I am trying to scale and position the bones of one armature to another. And, I was wondering if there was a way to snap the position of the bones in one armature to the position of the bones in the other?

Thank you for your time!


2 Answers 2


I was looking for the same. I saw the UE folks do this and was trying to do it without their plugin. They show it happening here... (https://www.youtube.com/watch?v=F9cTXzO8wq0&list=PLZlv_N0_O1gaxZDBH0-8A_C3OyhyLsJcE&index=4&ab_channel=UnrealEngine)

It's a bit tricky since your cursor has to be in the correct place...

  1. In object mode, select both armatures.
  2. Go into 'Edit mode'
  3. Enable 'Vertex Snapping' (refer to image below to see where to find the button to open the menu. (enable rotation/scale here if you'd like to)
  4. Select the bone head/tail that you would like to move to the other.
  5. ** Tricky Part here: Ensure your cursor is inside (or near) the source head/tail before you start transforming.
  6. Press G to transform the position of the tail/head.
  7. Moving close to the other armature tail/head should snap to it.

** Also note that, if you move the tail of one bone, you will likely have to move the head of it's connected bone too.

vertex snapping

  • $\begingroup$ You can just select the tail/head and press g, then the axis (x, y or z) and move the selection near the object aligned to the center. You don't need to place the cursor near the source. $\endgroup$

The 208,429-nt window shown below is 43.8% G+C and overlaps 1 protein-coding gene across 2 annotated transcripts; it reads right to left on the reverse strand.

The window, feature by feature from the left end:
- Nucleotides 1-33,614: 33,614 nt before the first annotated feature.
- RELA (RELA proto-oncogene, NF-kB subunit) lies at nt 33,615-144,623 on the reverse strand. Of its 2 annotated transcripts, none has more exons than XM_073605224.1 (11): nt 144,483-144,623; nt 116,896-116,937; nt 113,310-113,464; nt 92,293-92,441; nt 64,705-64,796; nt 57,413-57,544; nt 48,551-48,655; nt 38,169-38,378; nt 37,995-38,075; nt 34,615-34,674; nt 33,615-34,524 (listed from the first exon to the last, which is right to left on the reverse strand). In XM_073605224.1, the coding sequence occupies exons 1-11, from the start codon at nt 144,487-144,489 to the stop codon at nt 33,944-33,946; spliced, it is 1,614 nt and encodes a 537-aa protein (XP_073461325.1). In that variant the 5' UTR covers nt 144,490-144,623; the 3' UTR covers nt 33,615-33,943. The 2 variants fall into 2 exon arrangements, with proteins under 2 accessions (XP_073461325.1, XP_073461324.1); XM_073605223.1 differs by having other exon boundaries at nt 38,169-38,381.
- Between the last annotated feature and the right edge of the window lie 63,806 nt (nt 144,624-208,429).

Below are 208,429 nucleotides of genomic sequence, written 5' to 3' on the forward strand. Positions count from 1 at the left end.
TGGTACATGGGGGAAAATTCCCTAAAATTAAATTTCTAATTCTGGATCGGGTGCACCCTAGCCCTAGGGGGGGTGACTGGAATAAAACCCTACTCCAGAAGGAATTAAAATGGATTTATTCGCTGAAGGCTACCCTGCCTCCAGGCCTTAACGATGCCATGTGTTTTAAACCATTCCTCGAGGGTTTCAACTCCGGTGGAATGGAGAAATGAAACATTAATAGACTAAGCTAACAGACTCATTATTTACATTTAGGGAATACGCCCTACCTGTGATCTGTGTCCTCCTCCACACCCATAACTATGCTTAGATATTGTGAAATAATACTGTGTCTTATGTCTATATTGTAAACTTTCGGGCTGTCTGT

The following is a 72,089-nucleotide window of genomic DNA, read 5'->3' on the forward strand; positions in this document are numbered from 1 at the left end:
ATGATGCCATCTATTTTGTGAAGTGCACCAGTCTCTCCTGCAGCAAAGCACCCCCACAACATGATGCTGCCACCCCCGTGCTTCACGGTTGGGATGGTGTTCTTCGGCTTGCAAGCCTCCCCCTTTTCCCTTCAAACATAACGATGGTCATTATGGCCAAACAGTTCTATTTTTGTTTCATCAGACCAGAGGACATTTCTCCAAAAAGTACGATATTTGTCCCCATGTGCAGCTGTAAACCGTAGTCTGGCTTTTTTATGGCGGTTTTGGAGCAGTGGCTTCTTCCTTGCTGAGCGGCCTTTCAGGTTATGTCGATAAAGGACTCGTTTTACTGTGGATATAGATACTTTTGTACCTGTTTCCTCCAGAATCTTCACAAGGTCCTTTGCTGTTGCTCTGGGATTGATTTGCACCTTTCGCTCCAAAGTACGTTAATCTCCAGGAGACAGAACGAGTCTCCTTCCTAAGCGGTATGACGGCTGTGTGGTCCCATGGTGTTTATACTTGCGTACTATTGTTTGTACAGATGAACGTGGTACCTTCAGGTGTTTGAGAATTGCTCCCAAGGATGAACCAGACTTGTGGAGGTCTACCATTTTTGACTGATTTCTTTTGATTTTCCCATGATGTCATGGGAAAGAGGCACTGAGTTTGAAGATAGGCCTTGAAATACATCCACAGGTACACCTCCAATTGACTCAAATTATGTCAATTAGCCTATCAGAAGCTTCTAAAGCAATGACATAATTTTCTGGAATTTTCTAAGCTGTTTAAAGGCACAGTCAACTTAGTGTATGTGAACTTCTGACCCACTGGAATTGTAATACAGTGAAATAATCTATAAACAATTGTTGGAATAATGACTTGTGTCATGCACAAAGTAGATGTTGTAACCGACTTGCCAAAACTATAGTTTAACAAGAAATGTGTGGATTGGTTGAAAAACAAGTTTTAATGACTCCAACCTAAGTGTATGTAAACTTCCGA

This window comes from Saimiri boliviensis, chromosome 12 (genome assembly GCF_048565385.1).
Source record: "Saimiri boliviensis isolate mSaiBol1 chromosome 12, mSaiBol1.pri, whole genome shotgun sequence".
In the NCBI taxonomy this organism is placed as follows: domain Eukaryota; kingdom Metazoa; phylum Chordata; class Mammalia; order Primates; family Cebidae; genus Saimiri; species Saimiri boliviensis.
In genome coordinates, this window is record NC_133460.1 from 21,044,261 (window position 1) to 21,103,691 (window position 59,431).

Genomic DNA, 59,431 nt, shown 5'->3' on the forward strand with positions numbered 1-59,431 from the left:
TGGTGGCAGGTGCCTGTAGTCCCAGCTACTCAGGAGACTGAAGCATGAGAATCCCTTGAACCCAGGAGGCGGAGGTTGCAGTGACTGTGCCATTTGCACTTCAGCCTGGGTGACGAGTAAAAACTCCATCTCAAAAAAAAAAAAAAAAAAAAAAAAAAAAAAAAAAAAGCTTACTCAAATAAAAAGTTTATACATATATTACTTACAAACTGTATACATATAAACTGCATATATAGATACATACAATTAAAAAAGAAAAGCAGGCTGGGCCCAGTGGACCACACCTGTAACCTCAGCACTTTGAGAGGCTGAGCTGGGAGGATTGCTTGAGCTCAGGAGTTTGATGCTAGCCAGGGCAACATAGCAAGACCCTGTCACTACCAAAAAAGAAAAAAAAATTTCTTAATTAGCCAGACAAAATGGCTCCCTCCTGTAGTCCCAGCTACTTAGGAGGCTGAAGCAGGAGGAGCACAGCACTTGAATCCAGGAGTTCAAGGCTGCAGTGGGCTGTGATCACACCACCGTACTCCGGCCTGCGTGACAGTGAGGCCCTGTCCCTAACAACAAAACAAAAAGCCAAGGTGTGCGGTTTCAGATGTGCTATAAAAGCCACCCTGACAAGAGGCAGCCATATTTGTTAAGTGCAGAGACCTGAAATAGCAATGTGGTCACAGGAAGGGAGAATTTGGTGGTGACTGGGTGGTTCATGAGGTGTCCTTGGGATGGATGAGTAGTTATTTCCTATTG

– Sid110307
    Nov 29, 2021 at 11:11

Probably the easiest thing to do is to do it in pose mode, with copy transforms constraints, and then apply the pose as rest pose. Interface for constraints is good enough that this is less work than doing it in edit (where you need to also match roll, btw) at least in most cases.

Make sure both armatures have no unapplied transforms. Select snapping armature, enter edit mode, alt-p (clear parent) -> disconnect, then return to object mode. Select both armatures and enter pose mode. For each bone, select the snap-to bone, shift select the snapping bone, and shift ctrl c (add constraint with target) -> copy transforms. The defaults for copy transforms are fine for what you want, so there's no need to enter the bone constraints tab. You should see your bone snap, in pose mode, to the position of your other bone. Repeat for all bones. When you're done, still in pose, ctrl a (apply ) -> pose as rest pose; then select all bones and use the "clear pose constraints".

This procedure will orient the bones's axes and head positions correctly, but won't affect rest length. Tail positions (and connected property) aren't that important, but if you need tail positions to be correct, you can follow the clear transforms constraint above with a stretch-to constraint, targeting an appropriate bone's head, or targeting the tail of the copied bone (which then requires editing bone constraint from defaults, thus making it more troublesome.) If you use stretch-to, snap your bones from root outward to prevent having to recalculate rest pose length for these constraints.


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